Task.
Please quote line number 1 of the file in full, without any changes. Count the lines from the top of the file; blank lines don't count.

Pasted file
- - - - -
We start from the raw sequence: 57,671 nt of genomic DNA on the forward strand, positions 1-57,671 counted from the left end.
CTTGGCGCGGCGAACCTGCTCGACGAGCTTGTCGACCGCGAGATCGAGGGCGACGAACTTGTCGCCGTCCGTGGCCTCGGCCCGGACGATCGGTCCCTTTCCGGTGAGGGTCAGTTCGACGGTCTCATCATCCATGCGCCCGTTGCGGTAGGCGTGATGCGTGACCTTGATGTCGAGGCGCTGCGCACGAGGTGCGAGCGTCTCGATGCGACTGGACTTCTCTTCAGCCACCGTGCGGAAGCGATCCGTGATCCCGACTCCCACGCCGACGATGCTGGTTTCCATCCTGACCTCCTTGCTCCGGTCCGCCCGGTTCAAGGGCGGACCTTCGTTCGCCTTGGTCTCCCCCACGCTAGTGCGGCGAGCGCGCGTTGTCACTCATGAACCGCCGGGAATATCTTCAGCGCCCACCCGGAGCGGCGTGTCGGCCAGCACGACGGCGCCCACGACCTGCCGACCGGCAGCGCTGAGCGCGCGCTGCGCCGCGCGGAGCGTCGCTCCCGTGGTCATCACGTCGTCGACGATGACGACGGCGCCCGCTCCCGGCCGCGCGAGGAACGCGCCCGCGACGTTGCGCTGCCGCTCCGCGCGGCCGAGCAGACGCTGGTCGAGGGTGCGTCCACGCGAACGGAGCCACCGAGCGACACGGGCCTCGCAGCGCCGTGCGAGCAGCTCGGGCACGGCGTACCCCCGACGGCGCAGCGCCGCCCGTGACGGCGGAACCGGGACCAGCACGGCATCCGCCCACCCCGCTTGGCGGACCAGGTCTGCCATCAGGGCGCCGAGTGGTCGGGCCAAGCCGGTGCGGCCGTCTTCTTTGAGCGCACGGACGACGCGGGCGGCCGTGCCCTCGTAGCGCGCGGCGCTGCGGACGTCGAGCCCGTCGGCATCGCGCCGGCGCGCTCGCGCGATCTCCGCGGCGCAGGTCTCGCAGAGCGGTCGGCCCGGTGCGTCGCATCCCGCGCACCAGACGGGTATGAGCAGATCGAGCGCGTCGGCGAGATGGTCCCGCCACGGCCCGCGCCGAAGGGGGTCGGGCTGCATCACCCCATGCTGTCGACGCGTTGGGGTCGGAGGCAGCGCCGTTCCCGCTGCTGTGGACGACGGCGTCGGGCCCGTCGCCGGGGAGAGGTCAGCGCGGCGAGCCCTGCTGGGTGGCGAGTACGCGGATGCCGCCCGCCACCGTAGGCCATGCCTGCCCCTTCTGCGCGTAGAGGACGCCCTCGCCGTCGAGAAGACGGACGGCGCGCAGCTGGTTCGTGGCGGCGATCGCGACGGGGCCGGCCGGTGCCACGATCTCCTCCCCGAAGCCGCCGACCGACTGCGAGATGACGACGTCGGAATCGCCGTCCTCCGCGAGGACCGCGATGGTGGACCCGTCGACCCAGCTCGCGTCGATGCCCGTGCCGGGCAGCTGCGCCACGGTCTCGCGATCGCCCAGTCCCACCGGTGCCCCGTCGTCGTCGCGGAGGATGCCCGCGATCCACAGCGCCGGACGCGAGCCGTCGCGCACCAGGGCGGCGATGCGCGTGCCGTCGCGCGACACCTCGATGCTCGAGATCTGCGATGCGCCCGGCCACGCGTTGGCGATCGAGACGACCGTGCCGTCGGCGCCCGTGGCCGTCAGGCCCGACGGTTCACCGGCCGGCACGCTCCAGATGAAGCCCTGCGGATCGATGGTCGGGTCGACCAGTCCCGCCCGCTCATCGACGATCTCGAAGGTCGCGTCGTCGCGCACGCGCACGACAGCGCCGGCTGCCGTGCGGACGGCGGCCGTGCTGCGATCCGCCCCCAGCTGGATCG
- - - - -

We start from the raw sequence: 57,671 nt of genomic DNA on the forward strand, positions 1-57,671 counted from the left end.